The guidelines were approved on a 6-1 vote, with Bevans voting against the motion.
Hosted a public hearing for the Brainerd Police Department's new body cameras. Police Chief Corky McQuiston said legislation on body cameras requires a public comment period. While no one spoke at the public hearing, the department will accept comments electronically until Sept. 30. Comments can be emailed to email@example.com with "police worn body cameras" as the subject line.
The body cameras have arrived and the docking stations are being set up, McQuiston said. The department will be trained on the body cameras Sept. 28, he said, with the hope the cameras will be ready to go by the start of October.
Authorized a deferred loan to NJMS Phelps Block LLC from the revolving loan fund in the amount of $39,500. Of the total, $19,750 will be a deferred loan and $19,750 will be a traditional low-interest loan.
The city Economic Development Authority last week unanimously recommended approving the loan. The amount of the loan represents the balance of the fund. The loan will be used to fund a portion of the costs of installing a new boiler and handicapped-accessible bathroom in the properties at 711 and 715 Laurel St. The low bid for the project from Hy-Tec Construction has a total cost of $71,984.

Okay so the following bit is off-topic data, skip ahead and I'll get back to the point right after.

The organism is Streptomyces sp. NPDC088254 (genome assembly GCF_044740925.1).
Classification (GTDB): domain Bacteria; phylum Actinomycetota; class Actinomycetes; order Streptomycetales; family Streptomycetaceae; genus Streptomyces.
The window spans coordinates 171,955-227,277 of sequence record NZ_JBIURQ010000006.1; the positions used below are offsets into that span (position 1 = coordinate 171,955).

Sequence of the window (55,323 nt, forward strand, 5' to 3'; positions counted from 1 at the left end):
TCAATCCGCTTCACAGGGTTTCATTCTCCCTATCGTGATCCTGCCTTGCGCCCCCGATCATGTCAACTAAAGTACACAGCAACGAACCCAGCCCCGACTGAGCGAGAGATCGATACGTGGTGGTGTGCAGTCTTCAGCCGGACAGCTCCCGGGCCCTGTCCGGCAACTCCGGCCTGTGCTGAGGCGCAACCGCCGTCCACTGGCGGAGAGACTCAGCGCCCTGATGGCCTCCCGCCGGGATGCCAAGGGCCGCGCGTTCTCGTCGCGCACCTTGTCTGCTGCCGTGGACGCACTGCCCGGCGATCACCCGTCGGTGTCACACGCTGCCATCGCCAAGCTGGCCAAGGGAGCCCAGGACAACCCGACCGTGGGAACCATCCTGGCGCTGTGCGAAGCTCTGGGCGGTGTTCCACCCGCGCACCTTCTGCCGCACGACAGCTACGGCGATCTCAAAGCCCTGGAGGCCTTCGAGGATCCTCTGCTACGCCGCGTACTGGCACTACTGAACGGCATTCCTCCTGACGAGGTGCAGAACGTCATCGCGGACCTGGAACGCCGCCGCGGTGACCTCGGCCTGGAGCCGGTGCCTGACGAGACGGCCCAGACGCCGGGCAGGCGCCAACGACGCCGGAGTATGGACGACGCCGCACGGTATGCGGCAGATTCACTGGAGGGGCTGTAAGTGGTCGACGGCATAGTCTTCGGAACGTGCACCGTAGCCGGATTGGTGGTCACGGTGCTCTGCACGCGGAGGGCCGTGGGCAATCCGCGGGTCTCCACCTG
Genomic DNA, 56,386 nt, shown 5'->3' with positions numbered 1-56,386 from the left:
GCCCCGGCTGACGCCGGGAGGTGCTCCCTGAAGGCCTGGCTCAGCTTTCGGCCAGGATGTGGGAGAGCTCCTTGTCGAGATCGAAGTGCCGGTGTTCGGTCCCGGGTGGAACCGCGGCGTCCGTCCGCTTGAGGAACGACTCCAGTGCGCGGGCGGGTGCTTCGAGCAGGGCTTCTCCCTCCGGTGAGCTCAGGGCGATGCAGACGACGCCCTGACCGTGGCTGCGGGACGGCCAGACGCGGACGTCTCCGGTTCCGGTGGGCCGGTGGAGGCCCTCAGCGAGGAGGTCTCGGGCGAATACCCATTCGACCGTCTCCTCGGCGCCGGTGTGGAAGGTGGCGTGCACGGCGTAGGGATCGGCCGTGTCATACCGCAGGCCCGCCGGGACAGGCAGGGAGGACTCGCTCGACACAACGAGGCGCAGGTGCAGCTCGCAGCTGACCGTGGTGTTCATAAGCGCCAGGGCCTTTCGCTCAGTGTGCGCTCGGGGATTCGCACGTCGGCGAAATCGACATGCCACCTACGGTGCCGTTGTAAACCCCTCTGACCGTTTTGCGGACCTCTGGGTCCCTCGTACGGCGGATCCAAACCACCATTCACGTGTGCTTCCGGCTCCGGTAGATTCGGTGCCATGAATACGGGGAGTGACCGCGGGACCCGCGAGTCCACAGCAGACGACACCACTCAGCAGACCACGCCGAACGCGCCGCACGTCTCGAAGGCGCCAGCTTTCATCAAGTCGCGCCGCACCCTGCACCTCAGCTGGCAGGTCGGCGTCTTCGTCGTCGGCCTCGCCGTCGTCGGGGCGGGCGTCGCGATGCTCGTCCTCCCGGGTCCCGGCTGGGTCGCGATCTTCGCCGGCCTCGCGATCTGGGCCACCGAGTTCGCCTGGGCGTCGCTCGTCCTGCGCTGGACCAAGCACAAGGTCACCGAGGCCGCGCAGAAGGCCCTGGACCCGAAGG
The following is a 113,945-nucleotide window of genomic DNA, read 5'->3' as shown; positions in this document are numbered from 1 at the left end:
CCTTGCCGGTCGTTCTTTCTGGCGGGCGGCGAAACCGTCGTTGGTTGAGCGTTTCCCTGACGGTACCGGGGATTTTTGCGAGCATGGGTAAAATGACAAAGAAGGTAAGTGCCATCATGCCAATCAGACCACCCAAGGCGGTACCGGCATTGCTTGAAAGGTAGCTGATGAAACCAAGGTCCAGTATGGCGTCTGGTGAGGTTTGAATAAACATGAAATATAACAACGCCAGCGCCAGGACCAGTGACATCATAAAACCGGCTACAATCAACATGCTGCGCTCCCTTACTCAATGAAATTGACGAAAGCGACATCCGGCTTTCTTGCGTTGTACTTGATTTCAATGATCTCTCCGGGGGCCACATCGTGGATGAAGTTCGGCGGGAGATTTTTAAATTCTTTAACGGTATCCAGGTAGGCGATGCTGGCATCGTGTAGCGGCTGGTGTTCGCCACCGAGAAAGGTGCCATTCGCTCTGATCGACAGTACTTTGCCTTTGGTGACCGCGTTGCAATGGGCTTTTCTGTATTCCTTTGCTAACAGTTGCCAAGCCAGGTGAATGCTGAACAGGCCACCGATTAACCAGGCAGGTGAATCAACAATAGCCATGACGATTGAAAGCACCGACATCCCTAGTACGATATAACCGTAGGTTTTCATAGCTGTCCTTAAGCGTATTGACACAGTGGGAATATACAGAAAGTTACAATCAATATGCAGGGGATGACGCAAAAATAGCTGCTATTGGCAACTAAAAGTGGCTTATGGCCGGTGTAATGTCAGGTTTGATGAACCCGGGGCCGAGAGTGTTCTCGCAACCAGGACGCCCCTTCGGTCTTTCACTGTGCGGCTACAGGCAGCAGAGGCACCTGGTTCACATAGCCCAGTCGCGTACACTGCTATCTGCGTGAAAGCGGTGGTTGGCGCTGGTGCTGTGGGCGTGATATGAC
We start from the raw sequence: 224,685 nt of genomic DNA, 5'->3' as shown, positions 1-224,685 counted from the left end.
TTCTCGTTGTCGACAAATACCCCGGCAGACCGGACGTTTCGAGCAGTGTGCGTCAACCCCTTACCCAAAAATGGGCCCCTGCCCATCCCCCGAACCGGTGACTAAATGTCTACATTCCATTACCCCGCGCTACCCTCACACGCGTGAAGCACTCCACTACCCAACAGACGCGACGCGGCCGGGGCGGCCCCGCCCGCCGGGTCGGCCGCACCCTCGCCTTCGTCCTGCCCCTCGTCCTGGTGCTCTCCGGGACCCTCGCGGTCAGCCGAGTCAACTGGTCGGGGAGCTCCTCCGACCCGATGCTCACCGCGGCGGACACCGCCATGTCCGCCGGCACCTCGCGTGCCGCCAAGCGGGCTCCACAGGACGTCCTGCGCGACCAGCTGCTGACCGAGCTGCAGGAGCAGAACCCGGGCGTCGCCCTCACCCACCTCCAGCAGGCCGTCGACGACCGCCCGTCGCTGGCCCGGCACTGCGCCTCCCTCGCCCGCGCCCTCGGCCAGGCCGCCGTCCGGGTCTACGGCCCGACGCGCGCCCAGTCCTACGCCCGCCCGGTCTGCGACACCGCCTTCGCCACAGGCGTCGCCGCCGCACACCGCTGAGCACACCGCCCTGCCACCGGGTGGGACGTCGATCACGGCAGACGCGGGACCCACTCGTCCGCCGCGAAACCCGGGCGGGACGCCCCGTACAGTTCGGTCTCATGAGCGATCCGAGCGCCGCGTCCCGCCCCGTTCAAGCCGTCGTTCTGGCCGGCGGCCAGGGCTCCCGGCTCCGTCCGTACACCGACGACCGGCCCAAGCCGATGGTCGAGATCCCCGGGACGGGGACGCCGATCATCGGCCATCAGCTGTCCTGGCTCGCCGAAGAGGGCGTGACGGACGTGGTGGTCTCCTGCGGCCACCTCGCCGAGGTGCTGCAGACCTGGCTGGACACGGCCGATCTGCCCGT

Adopted a resolution supporting the River to Rail initiative, which focuses on building up downtown Brainerd and the surrounding area by adding mixed-use development, trails and renovating existing buildings. Bruce Buxton presented the idea to the council during an Aug. 28 work session. Tuesday, Buxton thanked the council and said the community needs the council's support and leadership.
Had the first reading of proposed ordinance 1472, which amends section 900 of city code pertaining to public safety and animals. The ordinance change reflects the state statute outlining the minimum number of days Heartland Animal Rescue Team is required to keep animals. According to state statute 346.47, subdivision 2, animals seized by a public authority must be held for redemption by the owner for a least five regular business days. The current city code includes a minimum of seven days.
Accepted a recommendation to accept a proposal from Short Elliott Hendrickson for design and construction engineering services for phases II and III of the Garfield Elementary School safe routes to school project and the South Sixth Street sidewalk extension project. The projects are planned for 2019.
The proposal carries a cost of $229,981, which was the lowest cost of the three submitted proposals. The other proposals were from Bolton & Menk and WSB & Associates. The city covers 100 percent of the engineering costs, while 80 percent of the construction costs are covered by federal funding. The remaining 20 percent of the construction costs will come from the city's construction fund.
Authorized staff to submit an offer of $7,000 to purchase a sliver of property at the southwest corner of the intersection of Wright and Southeast 13th streets. An appraisal of the property came in at $7,000. The current property owner is DLP Investments LLC.
Wright Street will possibly be resurfaced in the next few years and acquiring the property will allow the street to be aligned. Currently, the east portion of Wright Street does not line up with the portion on the west side of Southeast 13 Street.